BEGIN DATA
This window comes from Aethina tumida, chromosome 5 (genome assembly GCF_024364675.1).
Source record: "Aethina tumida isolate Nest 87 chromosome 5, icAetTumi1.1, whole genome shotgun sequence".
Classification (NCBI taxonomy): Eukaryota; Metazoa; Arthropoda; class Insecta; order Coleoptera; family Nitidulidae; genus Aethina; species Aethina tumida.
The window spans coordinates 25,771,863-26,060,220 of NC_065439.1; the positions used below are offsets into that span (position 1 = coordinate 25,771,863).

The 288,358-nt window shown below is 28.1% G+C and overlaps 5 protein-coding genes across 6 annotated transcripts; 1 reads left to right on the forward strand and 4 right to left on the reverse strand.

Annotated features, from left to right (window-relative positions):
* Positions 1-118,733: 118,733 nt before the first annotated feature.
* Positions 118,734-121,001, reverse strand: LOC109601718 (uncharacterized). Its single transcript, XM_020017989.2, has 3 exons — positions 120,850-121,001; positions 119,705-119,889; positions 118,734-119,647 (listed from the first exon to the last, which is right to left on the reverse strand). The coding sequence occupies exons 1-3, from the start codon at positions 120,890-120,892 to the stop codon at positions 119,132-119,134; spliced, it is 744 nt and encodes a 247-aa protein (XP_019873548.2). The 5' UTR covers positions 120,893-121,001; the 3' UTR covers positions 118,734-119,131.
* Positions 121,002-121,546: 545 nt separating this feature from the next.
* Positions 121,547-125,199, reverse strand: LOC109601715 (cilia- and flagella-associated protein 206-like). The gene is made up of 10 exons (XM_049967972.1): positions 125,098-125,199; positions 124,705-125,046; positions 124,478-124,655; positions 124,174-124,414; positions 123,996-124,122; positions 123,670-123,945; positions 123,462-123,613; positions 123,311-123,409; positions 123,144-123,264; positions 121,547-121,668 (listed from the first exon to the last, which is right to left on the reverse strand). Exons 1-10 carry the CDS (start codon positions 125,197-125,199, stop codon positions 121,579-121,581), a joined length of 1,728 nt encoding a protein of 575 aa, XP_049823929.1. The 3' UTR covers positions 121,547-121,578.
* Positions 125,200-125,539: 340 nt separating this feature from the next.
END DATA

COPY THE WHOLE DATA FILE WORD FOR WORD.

This window comes from Aethina tumida, chromosome 5 (genome assembly GCF_024364675.1).
Source record: "Aethina tumida isolate Nest 87 chromosome 5, icAetTumi1.1, whole genome shotgun sequence".
Classification (NCBI taxonomy): Eukaryota; Metazoa; Arthropoda; class Insecta; order Coleoptera; family Nitidulidae; genus Aethina; species Aethina tumida.
The window spans coordinates 25,771,863-26,060,220 of NC_065439.1; the positions used below are offsets into that span (position 1 = coordinate 25,771,863).

The 288,358-nt window shown below is 28.1% G+C and overlaps 5 protein-coding genes across 6 annotated transcripts; 1 reads left to right on the forward strand and 4 right to left on the reverse strand.

Annotated features, from left to right (window-relative positions):
* Positions 1-118,733: 118,733 nt before the first annotated feature.
* Positions 118,734-121,001, reverse strand: LOC109601718 (uncharacterized). Its single transcript, XM_020017989.2, has 3 exons — positions 120,850-121,001; positions 119,705-119,889; positions 118,734-119,647 (listed from the first exon to the last, which is right to left on the reverse strand). The coding sequence occupies exons 1-3, from the start codon at positions 120,890-120,892 to the stop codon at positions 119,132-119,134; spliced, it is 744 nt and encodes a 247-aa protein (XP_019873548.2). The 5' UTR covers positions 120,893-121,001; the 3' UTR covers positions 118,734-119,131.
* Positions 121,002-121,546: 545 nt separating this feature from the next.
* Positions 121,547-125,199, reverse strand: LOC109601715 (cilia- and flagella-associated protein 206-like). The gene is made up of 10 exons (XM_049967972.1): positions 125,098-125,199; positions 124,705-125,046; positions 124,478-124,655; positions 124,174-124,414; positions 123,996-124,122; positions 123,670-123,945; positions 123,462-123,613; positions 123,311-123,409; positions 123,144-123,264; positions 121,547-121,668 (listed from the first exon to the last, which is right to left on the reverse strand). Exons 1-10 carry the CDS (start codon positions 125,197-125,199, stop codon positions 121,579-121,581), a joined length of 1,728 nt encoding a protein of 575 aa, XP_049823929.1. The 3' UTR covers positions 121,547-121,578.
* Positions 125,200-125,539: 340 nt separating this feature from the next.